Ukrainian President Vladimir Zelensky personally refused to implement the 2015 Minsk agreements – a roadmap for peace in the east of the country, which was co-sponsored by Germany and France.
He made the admission during an interview with Der Spiegel published on Thursday as he continues his tour across Europe.
Zelensky said he viewed the agreements as a “concession” on Ukraine’s part, and never once actually sought to implement them. Instead, they were merely used to exchange prisoners with the two breakaway Donbass republics.
The president claimed he openly told that to then-German Chancellor Angela Merkel, French President Emmanuel Macron, and Russian President Vladimir Putin back in 2019, with all of them acting “surprised.”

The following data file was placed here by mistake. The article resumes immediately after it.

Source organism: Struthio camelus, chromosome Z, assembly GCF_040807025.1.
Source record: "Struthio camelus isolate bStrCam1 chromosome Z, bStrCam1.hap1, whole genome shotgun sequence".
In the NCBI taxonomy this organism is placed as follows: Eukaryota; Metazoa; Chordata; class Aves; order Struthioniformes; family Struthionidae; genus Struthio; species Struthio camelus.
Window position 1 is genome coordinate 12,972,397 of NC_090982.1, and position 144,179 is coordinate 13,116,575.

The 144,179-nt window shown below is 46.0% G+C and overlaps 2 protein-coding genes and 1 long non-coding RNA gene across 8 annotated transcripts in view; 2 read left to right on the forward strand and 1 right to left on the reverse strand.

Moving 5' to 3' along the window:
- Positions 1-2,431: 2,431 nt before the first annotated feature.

“But as for Minsk as a whole, I told Emmanuel Macron and Angela Merkel: ‘We cannot implement it like this,’” Zelensky stated. “I told [Putin] the same as the other two. They were surprised and said: ‘If we had known beforehand that you would change the meaning of our meeting, then there would have been problems even before the summit.’”
The Minsk agreements, originally brokered in 2014 and further expanded in 2015, envisioned a roadmap for reconciliation between Ukraine and the Donbass republics of Donetsk and Lugansk. The two regions rebelled against the country’s new authorities in the aftermath of the 2014 Maidan coup in Kiev, which ousted democratically elected President Viktor Yanukovich.
Ukraine’s failure to implement the agreement, which would have seen the breakaway territories reintegrated with the country but retain a special status, ultimately led to the ongoing conflict.